Also, at times the problem is that we corrupt our sincerity by trying to seek people’s approval when doing something, but another thing that pushes us away from maintaining our sincerity are the negative thoughts and suggestions others make for us. For example, someone who has enough money to go to Hajj may be told, you have a lot of money, you are well off, now isn’t the time to go to Hajj, you should spend and give charity to the poor instead and just postpone your Hajj, it’s not like your money is going anywhere.
Or just save up a little bit extra before you go Hajj, you’ll need to secure enough money for when you return back from Hajj, how are you going to move on with your life if you use all your money right now, how are you going to feed your children.
Factoring in these types of discouraging remarks is also a barrier to maintaining sincerity in one’s action. The poor of the world aren’t going to diminish by you paying them, they will still remain. The religion has many other means by which the poor of the society are to be assisted, whether through Zakat, Khums, the Kaffarat (penalties), endowments and many other means. Why not tell people to fulfil their obligations on those ends so that the poor are assisted, instead of telling someone to not go to Hajj.
And yeah, while you should have sufficient money to move on with your life when you return from Hajj, this doesn’t mean you fall into greed and discontent with the sufficient funds you may already have. Shaytan and the remarks of people often lead us to believe we never have sufficient money, in fact money is one of the main ways through which one’s deeds are spoiled.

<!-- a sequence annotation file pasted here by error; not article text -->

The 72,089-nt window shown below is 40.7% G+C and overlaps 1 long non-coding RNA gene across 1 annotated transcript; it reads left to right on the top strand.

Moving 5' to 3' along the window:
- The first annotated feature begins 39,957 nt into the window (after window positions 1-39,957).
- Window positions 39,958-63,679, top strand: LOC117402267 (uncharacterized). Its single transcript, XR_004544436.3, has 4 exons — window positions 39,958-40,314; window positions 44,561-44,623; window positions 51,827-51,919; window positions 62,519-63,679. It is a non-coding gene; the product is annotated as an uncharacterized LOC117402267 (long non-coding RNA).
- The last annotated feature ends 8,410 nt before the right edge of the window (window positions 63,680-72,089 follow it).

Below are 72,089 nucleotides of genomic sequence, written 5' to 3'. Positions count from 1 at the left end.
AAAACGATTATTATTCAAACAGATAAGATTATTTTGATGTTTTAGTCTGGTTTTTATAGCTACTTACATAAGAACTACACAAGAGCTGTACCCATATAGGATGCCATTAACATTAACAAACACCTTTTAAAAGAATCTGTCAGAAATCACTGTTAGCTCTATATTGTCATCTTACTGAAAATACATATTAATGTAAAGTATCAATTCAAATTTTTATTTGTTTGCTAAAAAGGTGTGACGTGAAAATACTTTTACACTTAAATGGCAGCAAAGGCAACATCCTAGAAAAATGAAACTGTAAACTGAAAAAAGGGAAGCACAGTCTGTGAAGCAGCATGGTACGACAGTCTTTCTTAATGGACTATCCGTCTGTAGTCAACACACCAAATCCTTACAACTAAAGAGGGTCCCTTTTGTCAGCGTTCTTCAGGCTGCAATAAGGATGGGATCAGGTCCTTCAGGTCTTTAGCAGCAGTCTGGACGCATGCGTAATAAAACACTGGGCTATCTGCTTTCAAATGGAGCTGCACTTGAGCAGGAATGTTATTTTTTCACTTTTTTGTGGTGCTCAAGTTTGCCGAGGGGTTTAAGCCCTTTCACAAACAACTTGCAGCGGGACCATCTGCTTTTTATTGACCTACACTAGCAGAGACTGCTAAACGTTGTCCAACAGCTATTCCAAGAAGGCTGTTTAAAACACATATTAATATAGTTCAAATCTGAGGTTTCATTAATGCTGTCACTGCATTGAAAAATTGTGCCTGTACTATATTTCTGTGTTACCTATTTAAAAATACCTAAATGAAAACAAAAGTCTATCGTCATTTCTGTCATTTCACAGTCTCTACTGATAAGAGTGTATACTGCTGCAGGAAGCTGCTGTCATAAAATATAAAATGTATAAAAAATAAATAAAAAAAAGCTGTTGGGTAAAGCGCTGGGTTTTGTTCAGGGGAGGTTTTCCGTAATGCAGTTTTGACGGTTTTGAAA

As for what will happen to my children – going to Hajj doesn’t mean you are being negligent towards yourself or your family. But it also doesn’t mean you become completely hopeless and fearful of your sustenance when you’ve already done all you could as your responsibility to take care of them. The same God who’s been sustaining them from even before birth till now will continue to do so. You were just a means through which your children were being provided for and will continue to be provided for – but the real and true provider is none other than Allah (swt).
So, people can interfere with your sincerity either by causing you to believe that their praise is actually relevant, or that their discouragement is for your own well-being. We need to be very wary in this regard and not spoil our acts of worship by considering and factoring in people’s shallow opinions. Although in a later episode we’ll see how certain expectations people have can and should be taken into consideration when performing an act of worship and that these considerations are not in conflict with sincerity.
But for now, since we’ve discussed that keeping an act continuously pure with our intentions is more difficult than performing it, we want to see who are the people that can maintain such a state and condition for their intentions. In the next episode we’ll see how Imam Sadiq (a) describes those who empty their hearts from anyone other than Allah as people who possess a Sound Heart – Qalbin Salim.
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Sayyid Ali studied in the seminary of Qom from 2012 to 2021, while also concurrently obtaining a M.A in Islamic Studies from the Islamic College of London in 2018. In the seminary he engaged in the study of legal theory, jurisprudence and philosophy, eventually attending the advanced kharij of Usul and Fiqh in 2018. He is currently completing his Masters of Education at the University of Toronto and is the head of a private faith-based school in Toronto, as well as an instructor at the Mizan Institute and Mufid Seminary.